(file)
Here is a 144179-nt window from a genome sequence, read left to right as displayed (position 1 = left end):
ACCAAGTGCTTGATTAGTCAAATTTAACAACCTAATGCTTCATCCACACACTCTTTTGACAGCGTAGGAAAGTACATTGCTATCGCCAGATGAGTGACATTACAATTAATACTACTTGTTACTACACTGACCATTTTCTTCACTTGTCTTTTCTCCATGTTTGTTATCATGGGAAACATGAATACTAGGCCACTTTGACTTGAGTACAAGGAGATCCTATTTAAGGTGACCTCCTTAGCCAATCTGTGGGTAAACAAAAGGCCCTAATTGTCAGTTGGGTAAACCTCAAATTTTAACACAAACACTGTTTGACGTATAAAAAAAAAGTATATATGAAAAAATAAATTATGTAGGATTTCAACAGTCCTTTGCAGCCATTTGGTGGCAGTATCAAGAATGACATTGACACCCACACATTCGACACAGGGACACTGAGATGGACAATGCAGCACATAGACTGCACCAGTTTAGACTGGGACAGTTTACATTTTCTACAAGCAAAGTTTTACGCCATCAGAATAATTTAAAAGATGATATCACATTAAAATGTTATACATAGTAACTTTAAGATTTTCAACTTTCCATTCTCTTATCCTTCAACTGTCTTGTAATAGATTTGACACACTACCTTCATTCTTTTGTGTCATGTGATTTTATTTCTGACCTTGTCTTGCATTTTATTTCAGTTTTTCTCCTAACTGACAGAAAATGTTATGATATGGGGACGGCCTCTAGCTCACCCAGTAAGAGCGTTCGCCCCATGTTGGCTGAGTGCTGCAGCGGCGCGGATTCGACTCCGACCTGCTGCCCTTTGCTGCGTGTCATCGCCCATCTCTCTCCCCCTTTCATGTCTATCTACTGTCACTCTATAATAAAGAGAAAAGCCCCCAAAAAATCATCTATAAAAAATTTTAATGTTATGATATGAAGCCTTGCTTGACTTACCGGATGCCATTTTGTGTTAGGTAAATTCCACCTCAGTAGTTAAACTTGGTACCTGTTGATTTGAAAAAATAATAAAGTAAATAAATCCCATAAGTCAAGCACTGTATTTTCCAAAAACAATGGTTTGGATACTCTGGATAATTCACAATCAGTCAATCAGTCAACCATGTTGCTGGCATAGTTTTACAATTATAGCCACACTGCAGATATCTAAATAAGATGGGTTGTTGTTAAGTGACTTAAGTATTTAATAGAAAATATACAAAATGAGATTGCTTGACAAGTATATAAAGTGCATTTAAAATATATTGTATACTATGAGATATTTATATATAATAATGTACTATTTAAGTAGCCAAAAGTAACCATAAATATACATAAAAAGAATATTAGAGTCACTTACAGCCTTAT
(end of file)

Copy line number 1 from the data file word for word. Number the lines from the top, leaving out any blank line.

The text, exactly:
Here is a 144179-nt window from a genome sequence, read left to right as displayed (position 1 = left end):